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Comment made 08-Apr-2014 by Frank @ UWM 0
The string just before the pipe symbol is translated. It should be 2>&1 to tie stderr to stdout.
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Comment made 08-Apr-2014 by ionepoch 0
squip ... this is a nice command you pasted warning... for clarification though... i think the source workstation you are testing must not be running 0.9.8 ... i.e. ... i think your testing workstation should ideally be running OpenSSL 1.0.1 ... otherwise your script will report safe when you are not running out of time patching stuff... but, the command you provided could probably be altered to check the local version of openssl first... then test the remote site to check
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Comment made 08-Apr-2014 by squip 122
Thanks for that Frank - Looks the forums translated as literal HTML, I have corrected it (the code block isn't that user friendly). @ionepoch - I don't think it should matter, it's only checking for the TLS server extension so it should be agnostic of the version running locally I would have thought...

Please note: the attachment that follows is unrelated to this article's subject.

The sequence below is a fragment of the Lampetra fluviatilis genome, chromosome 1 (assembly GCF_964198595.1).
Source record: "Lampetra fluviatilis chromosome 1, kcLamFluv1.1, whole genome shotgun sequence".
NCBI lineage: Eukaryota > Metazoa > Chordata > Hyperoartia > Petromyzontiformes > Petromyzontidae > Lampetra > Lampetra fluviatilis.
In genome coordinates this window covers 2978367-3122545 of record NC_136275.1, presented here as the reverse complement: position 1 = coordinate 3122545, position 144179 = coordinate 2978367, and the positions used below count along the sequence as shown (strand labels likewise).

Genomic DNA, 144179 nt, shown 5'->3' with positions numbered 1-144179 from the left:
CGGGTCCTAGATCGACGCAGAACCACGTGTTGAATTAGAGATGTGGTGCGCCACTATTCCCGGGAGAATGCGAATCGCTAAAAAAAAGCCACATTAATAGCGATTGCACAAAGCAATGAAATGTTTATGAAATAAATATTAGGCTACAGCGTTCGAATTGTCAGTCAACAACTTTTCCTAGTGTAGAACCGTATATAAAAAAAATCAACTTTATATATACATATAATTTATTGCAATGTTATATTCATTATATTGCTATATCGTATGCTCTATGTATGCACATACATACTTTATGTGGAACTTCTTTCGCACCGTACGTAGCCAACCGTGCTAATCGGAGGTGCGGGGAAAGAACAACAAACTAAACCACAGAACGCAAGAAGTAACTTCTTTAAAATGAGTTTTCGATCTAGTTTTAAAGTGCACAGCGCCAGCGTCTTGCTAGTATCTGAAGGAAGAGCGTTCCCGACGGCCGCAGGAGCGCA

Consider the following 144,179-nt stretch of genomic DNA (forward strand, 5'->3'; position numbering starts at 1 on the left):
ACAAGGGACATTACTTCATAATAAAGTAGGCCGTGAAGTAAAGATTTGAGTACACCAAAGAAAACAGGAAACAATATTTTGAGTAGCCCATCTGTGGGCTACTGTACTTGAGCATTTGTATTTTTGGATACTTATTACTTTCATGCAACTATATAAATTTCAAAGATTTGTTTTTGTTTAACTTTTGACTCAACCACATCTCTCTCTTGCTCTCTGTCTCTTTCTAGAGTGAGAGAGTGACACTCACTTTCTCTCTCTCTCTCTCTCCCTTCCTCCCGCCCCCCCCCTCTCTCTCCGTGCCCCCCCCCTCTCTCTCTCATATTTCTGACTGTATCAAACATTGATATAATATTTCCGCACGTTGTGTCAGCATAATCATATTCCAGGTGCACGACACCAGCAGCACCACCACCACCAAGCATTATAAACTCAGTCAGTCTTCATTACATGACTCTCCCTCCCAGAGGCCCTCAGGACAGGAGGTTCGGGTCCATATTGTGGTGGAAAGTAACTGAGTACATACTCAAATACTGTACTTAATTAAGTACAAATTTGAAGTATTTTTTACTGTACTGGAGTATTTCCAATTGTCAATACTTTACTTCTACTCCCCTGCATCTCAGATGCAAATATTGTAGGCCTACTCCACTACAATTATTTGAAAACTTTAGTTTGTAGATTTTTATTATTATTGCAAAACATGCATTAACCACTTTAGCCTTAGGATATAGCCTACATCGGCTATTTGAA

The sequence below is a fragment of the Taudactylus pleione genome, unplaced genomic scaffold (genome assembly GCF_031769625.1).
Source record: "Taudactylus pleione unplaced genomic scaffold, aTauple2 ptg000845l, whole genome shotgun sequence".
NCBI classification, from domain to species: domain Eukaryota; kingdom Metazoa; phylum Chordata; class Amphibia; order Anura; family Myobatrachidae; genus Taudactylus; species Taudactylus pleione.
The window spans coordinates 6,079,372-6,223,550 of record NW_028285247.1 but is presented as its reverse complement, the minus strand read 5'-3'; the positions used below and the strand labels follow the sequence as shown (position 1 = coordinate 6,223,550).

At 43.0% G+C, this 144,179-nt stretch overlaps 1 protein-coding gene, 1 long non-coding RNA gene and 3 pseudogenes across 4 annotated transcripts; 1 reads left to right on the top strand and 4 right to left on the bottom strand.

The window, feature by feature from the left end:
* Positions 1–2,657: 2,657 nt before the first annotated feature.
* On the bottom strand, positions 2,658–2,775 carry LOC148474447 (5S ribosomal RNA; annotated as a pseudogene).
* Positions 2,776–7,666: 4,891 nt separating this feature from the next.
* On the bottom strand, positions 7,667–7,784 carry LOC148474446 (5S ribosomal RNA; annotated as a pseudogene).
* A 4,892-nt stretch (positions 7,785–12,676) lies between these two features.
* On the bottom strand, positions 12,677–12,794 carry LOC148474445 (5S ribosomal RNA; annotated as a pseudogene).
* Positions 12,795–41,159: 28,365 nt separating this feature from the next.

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Comment made 08-Apr-2014 by Alois 1
I tried openssl s_client -connect google.com:443 -tlsextdebug -> got "TLS server extension "heartbeat" (id=15), len=1" I have done a doublecheck with http://filippo.io/Heartbleed/#google.com:443 -> got "All good, google.com:443 seems not affected!" So I am not sure which tool I should trust? Any further ideas ?
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Comment made 08-Apr-2014 by squip 122
It just means that they are returning the Heartbeat TLS Extension, but are not necessarily vulnerable... It was just a quick check prior to these PoC sites turning up. I used it to scan through all my sites to check if I return that extension, if I did I did more investigation to see if I need to Patch OpenSSL :)
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Comment made 08-Apr-2014 by ionepoch 0